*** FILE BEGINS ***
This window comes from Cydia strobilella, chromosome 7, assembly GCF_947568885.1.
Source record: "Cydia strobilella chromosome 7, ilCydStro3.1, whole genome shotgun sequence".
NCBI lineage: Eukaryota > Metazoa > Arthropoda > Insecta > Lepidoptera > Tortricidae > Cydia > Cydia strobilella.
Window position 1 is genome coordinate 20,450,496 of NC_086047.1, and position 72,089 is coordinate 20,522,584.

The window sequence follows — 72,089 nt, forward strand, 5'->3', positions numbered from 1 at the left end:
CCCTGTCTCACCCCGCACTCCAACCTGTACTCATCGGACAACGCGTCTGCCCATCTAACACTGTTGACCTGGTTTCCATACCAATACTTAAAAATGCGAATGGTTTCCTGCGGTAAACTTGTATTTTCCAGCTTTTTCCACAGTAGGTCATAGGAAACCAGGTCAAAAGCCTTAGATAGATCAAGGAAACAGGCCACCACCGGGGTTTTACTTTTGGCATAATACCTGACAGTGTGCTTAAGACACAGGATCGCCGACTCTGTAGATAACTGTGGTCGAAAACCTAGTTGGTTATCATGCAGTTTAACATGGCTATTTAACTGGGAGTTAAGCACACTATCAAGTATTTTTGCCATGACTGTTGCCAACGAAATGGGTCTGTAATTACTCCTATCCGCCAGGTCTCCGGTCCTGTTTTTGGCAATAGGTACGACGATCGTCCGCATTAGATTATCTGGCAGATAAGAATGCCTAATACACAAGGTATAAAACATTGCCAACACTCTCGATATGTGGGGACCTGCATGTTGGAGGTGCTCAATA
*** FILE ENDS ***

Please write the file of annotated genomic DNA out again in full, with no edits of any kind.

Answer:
This window comes from Cydia strobilella, chromosome 7, assembly GCF_947568885.1.
Source record: "Cydia strobilella chromosome 7, ilCydStro3.1, whole genome shotgun sequence".
NCBI lineage: Eukaryota > Metazoa > Arthropoda > Insecta > Lepidoptera > Tortricidae > Cydia > Cydia strobilella.
Window position 1 is genome coordinate 20,450,496 of NC_086047.1, and position 72,089 is coordinate 20,522,584.

The window sequence follows — 72,089 nt, forward strand, 5'->3', positions numbered from 1 at the left end:
CCCTGTCTCACCCCGCACTCCAACCTGTACTCATCGGACAACGCGTCTGCCCATCTAACACTGTTGACCTGGTTTCCATACCAATACTTAAAAATGCGAATGGTTTCCTGCGGTAAACTTGTATTTTCCAGCTTTTTCCACAGTAGGTCATAGGAAACCAGGTCAAAAGCCTTAGATAGATCAAGGAAACAGGCCACCACCGGGGTTTTACTTTTGGCATAATACCTGACAGTGTGCTTAAGACACAGGATCGCCGACTCTGTAGATAACTGTGGTCGAAAACCTAGTTGGTTATCATGCAGTTTAACATGGCTATTTAACTGGGAGTTAAGCACACTATCAAGTATTTTTGCCATGACTGTTGCCAACGAAATGGGTCTGTAATTACTCCTATCCGCCAGGTCTCCGGTCCTGTTTTTGGCAATAGGTACGACGATCGTCCGCATTAGATTATCTGGCAGATAAGAATGCCTAATACACAAGGTATAAAACATTGCCAACACTCTCGATATGTGGGGACCTGCATGTTGGAGGTGCTCAATA